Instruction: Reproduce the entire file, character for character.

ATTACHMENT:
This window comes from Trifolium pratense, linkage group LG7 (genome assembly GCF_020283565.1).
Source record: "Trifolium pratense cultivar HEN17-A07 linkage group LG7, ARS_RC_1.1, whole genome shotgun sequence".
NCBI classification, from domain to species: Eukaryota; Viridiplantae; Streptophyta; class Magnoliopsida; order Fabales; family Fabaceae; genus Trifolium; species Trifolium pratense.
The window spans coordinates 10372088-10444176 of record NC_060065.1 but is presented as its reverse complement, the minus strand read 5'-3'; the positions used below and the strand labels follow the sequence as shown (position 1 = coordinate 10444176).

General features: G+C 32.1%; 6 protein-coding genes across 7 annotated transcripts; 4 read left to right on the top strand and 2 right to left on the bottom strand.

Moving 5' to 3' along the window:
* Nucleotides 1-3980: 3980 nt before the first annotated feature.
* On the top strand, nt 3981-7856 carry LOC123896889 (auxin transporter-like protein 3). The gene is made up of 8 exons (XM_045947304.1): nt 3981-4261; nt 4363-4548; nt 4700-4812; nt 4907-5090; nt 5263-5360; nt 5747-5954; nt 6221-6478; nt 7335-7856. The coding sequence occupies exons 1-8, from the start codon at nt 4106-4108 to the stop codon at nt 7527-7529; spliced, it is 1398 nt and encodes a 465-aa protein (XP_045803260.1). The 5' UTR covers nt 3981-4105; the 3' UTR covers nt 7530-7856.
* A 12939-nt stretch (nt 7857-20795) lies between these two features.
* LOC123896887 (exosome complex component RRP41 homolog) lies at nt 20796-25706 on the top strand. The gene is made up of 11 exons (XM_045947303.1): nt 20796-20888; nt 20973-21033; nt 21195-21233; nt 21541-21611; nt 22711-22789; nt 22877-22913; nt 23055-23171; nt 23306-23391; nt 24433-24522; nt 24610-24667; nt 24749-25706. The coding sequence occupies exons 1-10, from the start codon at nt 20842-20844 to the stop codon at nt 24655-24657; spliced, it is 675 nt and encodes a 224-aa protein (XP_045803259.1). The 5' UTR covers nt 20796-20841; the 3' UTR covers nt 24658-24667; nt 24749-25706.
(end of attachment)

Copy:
This window comes from Trifolium pratense, linkage group LG7 (genome assembly GCF_020283565.1).
Source record: "Trifolium pratense cultivar HEN17-A07 linkage group LG7, ARS_RC_1.1, whole genome shotgun sequence".
NCBI classification, from domain to species: Eukaryota; Viridiplantae; Streptophyta; class Magnoliopsida; order Fabales; family Fabaceae; genus Trifolium; species Trifolium pratense.
The window spans coordinates 10372088-10444176 of record NC_060065.1 but is presented as its reverse complement, the minus strand read 5'-3'; the positions used below and the strand labels follow the sequence as shown (position 1 = coordinate 10444176).

General features: G+C 32.1%; 6 protein-coding genes across 7 annotated transcripts; 4 read left to right on the top strand and 2 right to left on the bottom strand.

Moving 5' to 3' along the window:
* Nucleotides 1-3980: 3980 nt before the first annotated feature.
* On the top strand, nt 3981-7856 carry LOC123896889 (auxin transporter-like protein 3). The gene is made up of 8 exons (XM_045947304.1): nt 3981-4261; nt 4363-4548; nt 4700-4812; nt 4907-5090; nt 5263-5360; nt 5747-5954; nt 6221-6478; nt 7335-7856. The coding sequence occupies exons 1-8, from the start codon at nt 4106-4108 to the stop codon at nt 7527-7529; spliced, it is 1398 nt and encodes a 465-aa protein (XP_045803260.1). The 5' UTR covers nt 3981-4105; the 3' UTR covers nt 7530-7856.
* A 12939-nt stretch (nt 7857-20795) lies between these two features.
* LOC123896887 (exosome complex component RRP41 homolog) lies at nt 20796-25706 on the top strand. The gene is made up of 11 exons (XM_045947303.1): nt 20796-20888; nt 20973-21033; nt 21195-21233; nt 21541-21611; nt 22711-22789; nt 22877-22913; nt 23055-23171; nt 23306-23391; nt 24433-24522; nt 24610-24667; nt 24749-25706. The coding sequence occupies exons 1-10, from the start codon at nt 20842-20844 to the stop codon at nt 24655-24657; spliced, it is 675 nt and encodes a 224-aa protein (XP_045803259.1). The 5' UTR covers nt 20796-20841; the 3' UTR covers nt 24658-24667; nt 24749-25706.